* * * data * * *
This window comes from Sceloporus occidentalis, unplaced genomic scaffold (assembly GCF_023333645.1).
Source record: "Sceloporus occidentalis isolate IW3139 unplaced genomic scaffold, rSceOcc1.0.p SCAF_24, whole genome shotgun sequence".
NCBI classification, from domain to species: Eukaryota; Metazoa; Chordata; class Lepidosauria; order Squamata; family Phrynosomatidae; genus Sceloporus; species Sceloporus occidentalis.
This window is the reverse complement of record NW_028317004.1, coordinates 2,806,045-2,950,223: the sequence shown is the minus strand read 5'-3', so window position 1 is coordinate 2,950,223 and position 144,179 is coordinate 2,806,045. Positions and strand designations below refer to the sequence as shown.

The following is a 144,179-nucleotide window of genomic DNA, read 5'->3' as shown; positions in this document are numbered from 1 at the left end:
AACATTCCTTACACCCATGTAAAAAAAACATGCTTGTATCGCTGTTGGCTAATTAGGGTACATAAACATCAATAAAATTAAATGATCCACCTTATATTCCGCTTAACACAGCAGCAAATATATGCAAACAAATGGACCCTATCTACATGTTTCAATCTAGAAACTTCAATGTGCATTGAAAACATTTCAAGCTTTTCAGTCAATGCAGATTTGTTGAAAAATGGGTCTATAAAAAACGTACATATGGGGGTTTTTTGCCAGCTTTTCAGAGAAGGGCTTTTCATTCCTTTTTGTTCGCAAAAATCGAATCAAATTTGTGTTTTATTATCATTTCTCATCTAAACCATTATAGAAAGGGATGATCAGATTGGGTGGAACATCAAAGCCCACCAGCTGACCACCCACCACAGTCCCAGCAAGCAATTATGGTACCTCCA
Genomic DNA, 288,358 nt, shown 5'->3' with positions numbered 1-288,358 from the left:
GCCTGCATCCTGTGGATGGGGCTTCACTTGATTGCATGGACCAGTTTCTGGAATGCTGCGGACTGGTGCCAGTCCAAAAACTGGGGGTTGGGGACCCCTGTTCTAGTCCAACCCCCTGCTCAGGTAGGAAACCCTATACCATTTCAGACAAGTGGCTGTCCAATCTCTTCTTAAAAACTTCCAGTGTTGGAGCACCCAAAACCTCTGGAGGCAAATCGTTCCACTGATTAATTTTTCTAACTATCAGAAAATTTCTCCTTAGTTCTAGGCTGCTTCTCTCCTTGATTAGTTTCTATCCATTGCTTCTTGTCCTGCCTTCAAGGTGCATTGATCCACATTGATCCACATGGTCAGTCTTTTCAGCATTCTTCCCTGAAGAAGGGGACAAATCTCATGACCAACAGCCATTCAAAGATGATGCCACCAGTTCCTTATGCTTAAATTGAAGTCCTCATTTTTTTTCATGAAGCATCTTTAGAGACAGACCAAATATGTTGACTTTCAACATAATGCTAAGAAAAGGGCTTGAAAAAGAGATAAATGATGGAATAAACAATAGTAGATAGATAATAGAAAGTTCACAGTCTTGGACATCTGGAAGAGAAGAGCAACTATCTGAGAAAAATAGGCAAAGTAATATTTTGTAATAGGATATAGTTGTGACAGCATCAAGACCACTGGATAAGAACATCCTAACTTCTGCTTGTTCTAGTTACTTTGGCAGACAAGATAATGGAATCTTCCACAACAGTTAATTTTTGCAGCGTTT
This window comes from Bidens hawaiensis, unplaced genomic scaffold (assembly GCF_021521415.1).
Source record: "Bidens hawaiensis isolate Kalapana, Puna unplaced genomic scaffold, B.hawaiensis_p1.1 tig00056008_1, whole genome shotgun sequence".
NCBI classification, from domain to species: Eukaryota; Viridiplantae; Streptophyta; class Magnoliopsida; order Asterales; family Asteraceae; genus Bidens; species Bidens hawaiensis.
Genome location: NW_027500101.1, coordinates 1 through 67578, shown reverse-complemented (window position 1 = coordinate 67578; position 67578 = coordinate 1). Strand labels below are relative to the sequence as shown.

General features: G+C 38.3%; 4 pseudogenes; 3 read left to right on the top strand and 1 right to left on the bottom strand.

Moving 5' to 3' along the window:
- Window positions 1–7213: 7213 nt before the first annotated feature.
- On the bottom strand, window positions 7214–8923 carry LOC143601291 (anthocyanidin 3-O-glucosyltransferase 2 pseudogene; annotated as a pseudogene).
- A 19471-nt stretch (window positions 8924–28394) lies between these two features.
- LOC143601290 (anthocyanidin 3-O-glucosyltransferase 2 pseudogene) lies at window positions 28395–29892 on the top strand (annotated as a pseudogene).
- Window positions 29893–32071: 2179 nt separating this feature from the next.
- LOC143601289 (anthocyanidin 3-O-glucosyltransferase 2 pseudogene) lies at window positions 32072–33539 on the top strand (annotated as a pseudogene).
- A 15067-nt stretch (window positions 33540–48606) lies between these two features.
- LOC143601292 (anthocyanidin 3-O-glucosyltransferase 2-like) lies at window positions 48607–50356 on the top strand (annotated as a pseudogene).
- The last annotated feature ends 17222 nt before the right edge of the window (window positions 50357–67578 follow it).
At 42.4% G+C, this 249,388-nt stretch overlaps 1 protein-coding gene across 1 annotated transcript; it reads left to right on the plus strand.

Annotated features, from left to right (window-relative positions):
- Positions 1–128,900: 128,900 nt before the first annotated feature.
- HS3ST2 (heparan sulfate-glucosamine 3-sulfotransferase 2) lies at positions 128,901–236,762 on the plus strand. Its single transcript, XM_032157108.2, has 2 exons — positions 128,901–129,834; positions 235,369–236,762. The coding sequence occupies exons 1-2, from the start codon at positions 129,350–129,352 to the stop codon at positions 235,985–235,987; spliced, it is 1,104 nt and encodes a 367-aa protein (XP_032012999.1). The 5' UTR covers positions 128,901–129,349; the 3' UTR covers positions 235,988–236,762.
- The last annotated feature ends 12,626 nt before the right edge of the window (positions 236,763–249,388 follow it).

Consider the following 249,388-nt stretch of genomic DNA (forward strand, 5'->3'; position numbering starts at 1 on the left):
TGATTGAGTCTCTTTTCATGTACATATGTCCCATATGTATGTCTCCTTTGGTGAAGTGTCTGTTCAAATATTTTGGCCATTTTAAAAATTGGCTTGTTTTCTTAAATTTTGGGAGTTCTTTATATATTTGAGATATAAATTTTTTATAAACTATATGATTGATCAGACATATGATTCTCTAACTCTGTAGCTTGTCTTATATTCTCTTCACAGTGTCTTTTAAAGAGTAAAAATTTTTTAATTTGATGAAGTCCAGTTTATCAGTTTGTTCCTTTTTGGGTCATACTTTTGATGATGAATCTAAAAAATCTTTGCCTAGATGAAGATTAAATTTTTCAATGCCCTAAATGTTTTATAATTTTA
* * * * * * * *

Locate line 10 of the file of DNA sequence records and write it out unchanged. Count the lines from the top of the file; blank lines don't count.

Source record: "Bidens hawaiensis isolate Kalapana, Puna unplaced genomic scaffold, B.hawaiensis_p1.1 tig00056008_1, whole genome shotgun sequence".